Review: Clint Eastwood's 'Jersey Boys' is way out of tune
Whatever charms turned the musical “Jersey Boys” into a Tony-winning Broadway hit are sorely missed in Clint Eastwood's tone-deaf corpse of a movie. Late to the game, blandly cast and scripted with every Italian-American cliche, it is Eastwood's worst film as a director.
And it does Franki Valli and the Four Seasons no favors either, overselling their cultural significance, rendering their story in broad, tried and trite strikes.
“Jersey Boys” follows little Frankie Castelluccio (John Lloyd Young), son of a New Jersey barber, from his teens, training to follow in Dad's footsteps. But all the Italian-Americans in Belleville see bigger things for Frankie.
If only he can get a break. If only he can stay out of trouble with his musician pal, Tommy DeVito (Vincent Piazza), a “two-bit hustler.”
Frankie is the gang's lookout, signaling that the cops are coming by screeching “Silhouettes,” the doo-wop hit by The Rays.
Since this happens in 1951 and the song didn't come out until 1957, that Frankie was plainly ahead of his time. Or Eastwood has turned careless with the details.
The story arc — struggles to get a record deal, inspiration in the studio, breaking out on radio, then money troubles, internal strife, tragedy, etc. — is so overfamiliar that it lacks a single surprise.
Removed from that era, Valli's adenoidal falsetto evokes a giggle, on first hearing. Try to listen to “Sherry,” the group's screeching first hit, without laughing. But his range was always impressive, as was their longevity — 29 Top 40 hits spanning three decades.
The musical mixes up the song order and exposes the tunes' limitations. “My Eyes Adored You,” with the creepy line “though I never laid a hand on you,” gets turned into a lullaby Frankie sings to his little girl. And becomes even creepier when it does.
Piazza, as the annoying, overbearing DeVito, is the only member of the group to make an impression. Christopher Walken, playing the benign (of course) mobster who watches over Frankie, is given little to do. Only Renee Marino, as the Italian spitfire who became Frankie's first wife, threatens to animate this picture and give it the acting jolt it needs. But doesn't.
“Jersey Boys” is such a poor reflection of Eastwood's best work that, just when you think, “At least the musician in him does justice to the songs,” there's a botched horn arrangement in “Can't Take My Eyes Off of You.” Just when you think, “Well, there's a big ensemble dance number coming, and he cast Christopher Walken,” he misses getting the famed dance man in the shot.
So, the guy who directed “Bird” has made the worst screen musical since “Rock of Ages.” And it's little comfort knowing this won't be his last film, or how he's remembered. It just makes you fear he'll end his directing career on an even worse note next year, with “American Sniper.”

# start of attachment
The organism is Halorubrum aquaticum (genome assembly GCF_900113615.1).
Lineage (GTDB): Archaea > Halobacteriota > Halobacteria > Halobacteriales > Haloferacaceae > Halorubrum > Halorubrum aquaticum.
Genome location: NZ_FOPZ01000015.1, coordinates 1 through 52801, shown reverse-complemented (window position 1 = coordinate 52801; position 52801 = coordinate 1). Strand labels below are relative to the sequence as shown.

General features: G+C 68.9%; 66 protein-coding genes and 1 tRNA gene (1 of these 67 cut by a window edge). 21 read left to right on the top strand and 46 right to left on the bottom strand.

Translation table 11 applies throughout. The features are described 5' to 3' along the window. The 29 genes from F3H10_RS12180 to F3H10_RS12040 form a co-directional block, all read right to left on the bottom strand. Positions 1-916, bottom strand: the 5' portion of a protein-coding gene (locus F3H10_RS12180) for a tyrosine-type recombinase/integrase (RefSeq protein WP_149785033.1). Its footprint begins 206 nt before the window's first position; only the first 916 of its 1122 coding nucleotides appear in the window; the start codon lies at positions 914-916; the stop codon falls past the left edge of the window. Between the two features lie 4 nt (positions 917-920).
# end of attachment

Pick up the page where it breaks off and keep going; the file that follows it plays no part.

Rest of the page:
Roger Moore is a staff writer for McClatchy-Tribune News Service.
Show commenting policy
TribLive commenting policy
You are solely responsible for your comments and by using TribLive.com you agree to our Terms of Service.
We moderate comments. Our goal is to provide substantive commentary for a general readership. By screening submissions, we provide a space where readers can share intelligent and informed commentary that enhances the quality of our news and information.
While most comments will be posted if they are on-topic and not abusive, moderating decisions are subjective. We will make them as carefully and consistently as we can. Because of the volume of reader comments, we cannot review individual moderation decisions with readers.
We value thoughtful comments representing a range of views that make their point quickly and politely. We make an effort to protect discussions from repeated comments either by the same reader or different readers.
We follow the same standards for taste as the daily newspaper. A few things we won't tolerate: personal attacks, obscenity, vulgarity, profanity (including expletives and letters followed by dashes), commercial promotion, impersonations, incoherence, proselytizing and SHOUTING. Don't include URLs to Web sites.
We do not edit comments. They are either approved or deleted. We reserve the right to edit a comment that is quoted or excerpted in an article. In this case, we may fix spelling and punctuation.
We welcome strong opinions and criticism of our work, but we don't want comments to become bogged down with discussions of our policies and we will moderate accordingly.
We appreciate it when readers and people quoted in articles or blog posts point out errors of fact or emphasis and will investigate all assertions. But these suggestions should be sent via e-mail. To avoid distracting other readers, we won't publish comments that suggest a correction. Instead, corrections will be made in a blog post or in an article.
- ‘Let It Snow’ filming in Millvale
- Pittsburgh-set ‘Me and Earl’ big at Sundance, gets distribution deal
- Film review: ‘Me and Earl and the Dying Girl’ draws heartfelt laughs, tears
- ‘Birdman’ gets Oscar boost with 2 weekend wins
- Romero’s son plans ‘Living Dead’ origins story
- DVD reviews: ‘The Boxtrolls,’ ‘The Drop’ and ‘Lucy’